06/27/06 DISC: MI

Did anybody chase the storms in southeast Michigan.

Reading the Local Storm Reports
0345 PM TORNADO MONROE 41.92N 83.39W
06/27/2006 MONROE MI LAW ENFORCEMENT

0348 PM TORNADO 5 SSE SOUTH ROCKWOOD 42.00N 83.22W
06/27/2006 MONROE MI TRAINED SPOTTER

0345 PM WATER SPOUT 1 E ESTRAL BEACH 41.99N 83.22W
06/27/2006 LEZ444 MI TRAINED SPOTTER

Hail up to 1.75 inches and winds estimated at 65 mph also reported

Mike
 
Yeah, I found that interesting... I was at work and heard someone say 'tornado warning' on their phone, so I took a quick look at the computer again and saw the law enforcement report. There were a few different severe convective cells that moved through Detroit Metro today... For that matter, there were two SVR-warned storms in my county alone (both of which were verified by penny-sized and nickel-sized hail reports -- both south and just northeast of where I was at the time LMAO) along with a brief supercell structure that propogated south of I-94 near Ann Arbor, which produced the golfball-sized hail report. The environment was undoubtedly supportive of large hail today, with relatively-low wet-bulb zero levels (~9000ft AGL across much of the area) and strong CAPE (with >200j/kg of 0-3km low-level CAPE, per earlier RUC mesoanalysis) and cold 500mb temperatures (generally -13C across southeast MI) for this time of year. In addition, the strong 40-50kt 0-6km deep-layer shear (enhanced by the SW 40-50kt midlevel flow) induced rotation in a few of the boundary-layer rooted updrafts, which contributed to further intensification. I didn't get a real good look at the Monroe Co tornadic storm on radar, but it looked to be a small, low-topped storm that apparentley stretched near-ground vorticity that it had available (perhaps it interacted with a mesoscale outflow boundary from previous convection or some type of baroclinic sfc boundary that gave it a source of low-level vorticity to stretch and tilt vertically) with enhanced low-level accelerations provided by the substantial amounts of CAPE in the lowest 3-km.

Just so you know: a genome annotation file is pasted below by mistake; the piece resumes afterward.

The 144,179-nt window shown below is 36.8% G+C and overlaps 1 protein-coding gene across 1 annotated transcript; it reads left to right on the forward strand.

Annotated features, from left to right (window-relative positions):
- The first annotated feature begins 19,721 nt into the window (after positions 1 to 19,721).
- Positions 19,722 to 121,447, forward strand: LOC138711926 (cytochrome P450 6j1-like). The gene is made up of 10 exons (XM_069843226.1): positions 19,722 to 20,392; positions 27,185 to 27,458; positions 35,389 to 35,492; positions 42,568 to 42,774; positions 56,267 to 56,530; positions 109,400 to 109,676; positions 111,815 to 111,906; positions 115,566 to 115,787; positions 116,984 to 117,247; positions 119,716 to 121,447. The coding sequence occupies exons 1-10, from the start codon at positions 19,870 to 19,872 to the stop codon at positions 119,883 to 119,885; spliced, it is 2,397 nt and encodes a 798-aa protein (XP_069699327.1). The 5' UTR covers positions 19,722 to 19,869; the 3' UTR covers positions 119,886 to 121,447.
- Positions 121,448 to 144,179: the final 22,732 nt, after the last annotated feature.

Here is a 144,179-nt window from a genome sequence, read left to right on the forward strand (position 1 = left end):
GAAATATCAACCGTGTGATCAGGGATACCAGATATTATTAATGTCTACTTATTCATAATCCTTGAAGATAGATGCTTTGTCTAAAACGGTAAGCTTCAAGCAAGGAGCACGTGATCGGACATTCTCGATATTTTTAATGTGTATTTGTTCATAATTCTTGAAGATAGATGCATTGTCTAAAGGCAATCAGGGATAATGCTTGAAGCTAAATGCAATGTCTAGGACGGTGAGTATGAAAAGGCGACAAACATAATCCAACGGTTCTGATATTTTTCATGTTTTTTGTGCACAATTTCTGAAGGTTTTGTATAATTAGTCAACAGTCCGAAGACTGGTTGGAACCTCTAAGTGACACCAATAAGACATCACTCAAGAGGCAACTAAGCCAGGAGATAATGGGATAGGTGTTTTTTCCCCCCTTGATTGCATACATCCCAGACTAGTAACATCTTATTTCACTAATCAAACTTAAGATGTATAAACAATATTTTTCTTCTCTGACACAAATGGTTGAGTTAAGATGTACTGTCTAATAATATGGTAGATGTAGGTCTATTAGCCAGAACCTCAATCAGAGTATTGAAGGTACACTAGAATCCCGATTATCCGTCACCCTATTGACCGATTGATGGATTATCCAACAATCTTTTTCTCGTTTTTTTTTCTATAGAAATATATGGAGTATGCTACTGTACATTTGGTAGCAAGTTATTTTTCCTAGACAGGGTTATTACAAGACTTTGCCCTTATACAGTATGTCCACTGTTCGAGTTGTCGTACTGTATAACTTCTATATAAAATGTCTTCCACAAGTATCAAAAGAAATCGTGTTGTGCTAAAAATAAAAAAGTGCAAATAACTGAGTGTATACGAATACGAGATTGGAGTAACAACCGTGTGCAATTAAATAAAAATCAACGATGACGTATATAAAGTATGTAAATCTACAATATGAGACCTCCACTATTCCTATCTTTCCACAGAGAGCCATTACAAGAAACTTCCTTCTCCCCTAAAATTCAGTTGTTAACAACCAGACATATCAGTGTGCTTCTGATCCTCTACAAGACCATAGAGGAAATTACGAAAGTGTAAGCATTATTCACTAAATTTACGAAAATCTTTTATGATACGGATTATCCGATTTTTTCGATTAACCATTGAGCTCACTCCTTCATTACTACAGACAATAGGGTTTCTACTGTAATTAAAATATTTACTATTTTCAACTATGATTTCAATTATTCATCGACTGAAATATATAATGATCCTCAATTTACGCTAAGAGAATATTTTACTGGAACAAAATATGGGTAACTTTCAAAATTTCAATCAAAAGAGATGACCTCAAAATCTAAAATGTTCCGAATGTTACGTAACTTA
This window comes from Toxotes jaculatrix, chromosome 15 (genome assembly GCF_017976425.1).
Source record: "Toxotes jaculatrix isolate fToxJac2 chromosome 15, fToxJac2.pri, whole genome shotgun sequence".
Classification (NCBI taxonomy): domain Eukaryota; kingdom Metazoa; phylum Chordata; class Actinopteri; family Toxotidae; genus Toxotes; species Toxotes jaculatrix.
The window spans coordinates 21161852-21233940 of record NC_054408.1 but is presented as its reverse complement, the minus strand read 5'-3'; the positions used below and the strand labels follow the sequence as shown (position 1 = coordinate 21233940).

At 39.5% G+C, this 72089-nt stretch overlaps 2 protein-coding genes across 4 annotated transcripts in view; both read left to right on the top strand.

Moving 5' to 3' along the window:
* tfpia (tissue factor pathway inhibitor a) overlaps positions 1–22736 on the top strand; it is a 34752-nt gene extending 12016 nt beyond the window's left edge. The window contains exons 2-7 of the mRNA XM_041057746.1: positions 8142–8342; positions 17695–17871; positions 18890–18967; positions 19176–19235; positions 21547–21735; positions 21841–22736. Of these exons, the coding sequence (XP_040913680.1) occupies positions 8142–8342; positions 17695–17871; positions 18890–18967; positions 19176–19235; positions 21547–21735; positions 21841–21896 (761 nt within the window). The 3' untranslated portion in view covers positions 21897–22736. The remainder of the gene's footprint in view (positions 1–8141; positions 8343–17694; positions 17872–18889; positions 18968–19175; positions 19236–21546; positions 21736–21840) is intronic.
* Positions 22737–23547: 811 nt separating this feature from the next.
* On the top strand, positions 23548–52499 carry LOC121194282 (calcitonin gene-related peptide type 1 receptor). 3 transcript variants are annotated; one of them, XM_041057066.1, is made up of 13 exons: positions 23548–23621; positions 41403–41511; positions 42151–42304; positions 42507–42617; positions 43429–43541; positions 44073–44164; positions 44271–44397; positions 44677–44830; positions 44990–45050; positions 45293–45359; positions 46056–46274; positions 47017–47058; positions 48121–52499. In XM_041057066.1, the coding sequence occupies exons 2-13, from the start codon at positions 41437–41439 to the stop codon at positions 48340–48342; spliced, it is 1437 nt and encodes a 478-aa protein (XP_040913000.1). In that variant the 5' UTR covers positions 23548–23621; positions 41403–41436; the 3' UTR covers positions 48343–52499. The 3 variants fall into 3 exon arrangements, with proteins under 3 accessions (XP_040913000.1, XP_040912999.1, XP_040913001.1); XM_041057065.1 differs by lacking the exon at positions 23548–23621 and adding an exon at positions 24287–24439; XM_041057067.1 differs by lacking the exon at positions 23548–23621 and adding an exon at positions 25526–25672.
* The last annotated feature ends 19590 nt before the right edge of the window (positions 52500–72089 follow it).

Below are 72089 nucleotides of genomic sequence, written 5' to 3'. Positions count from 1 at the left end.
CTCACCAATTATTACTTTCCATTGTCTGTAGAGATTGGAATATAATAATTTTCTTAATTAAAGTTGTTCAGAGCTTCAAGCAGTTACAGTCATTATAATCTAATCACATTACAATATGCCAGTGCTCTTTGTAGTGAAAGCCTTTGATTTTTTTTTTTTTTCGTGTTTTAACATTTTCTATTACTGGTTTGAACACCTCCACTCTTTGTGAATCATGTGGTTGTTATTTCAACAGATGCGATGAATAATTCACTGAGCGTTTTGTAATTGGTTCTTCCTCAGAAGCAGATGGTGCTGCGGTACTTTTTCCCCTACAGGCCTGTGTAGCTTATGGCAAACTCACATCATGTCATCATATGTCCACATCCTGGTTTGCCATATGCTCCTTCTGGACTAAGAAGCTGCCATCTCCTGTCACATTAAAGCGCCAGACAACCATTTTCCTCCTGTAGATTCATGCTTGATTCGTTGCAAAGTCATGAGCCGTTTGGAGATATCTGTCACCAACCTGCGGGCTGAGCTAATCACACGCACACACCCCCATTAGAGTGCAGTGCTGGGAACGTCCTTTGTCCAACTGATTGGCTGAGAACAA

The one storm that become SVR-warned in Macomb Co earlier didn't look at all impressive... Nonetheless, it still produced the nickel-sized hail report just south of me and still gave me 45-55mph winds in Clinton Twp (estimated -- just below severe levels) and had decently-high reflectivities on radar (i.e. 60-65dbz core).
 
I don't think hail was reported with the spout-producer, I'd imagine it working up the lake boundary was the reason some low-level spin was imparted. Nothing at all indicated on radar...
 
I agree with Rob with the lake breeze causing todays spinups in Monroe county. Just prior to that tiny low topped storm reaching northeast Monroe county on radar there was a lake breeze boundary just coming off of the lake and my personal guess is as Rob said. It created the small wind shift that caused the cell to have a brief spinup or two. Needless to say I was quite surprised when my mom came downstairs and said tornado warning Monroe county haha...
 
I'm surprised there wasn't more tornado reports, not that yesterday was going to produce more, but that there wasn't any scud-nados reported.
I did a brief "chase", more like drive outside the city limits and watch the storm while listening the the Tigers, yesterday south of Bad Axe around 9.30pm to watch the mess slowly moving NE. Lots of CG lightning and blinding rain, but also there was a nice shelf cloud which at times would have a base that was nearly tree top level. It was very low and while watching it, i said to myself "well, here comes a tornado warning" Soon, the shelf fell apart, lightning started to wane, and the tigers won and i went home.
 
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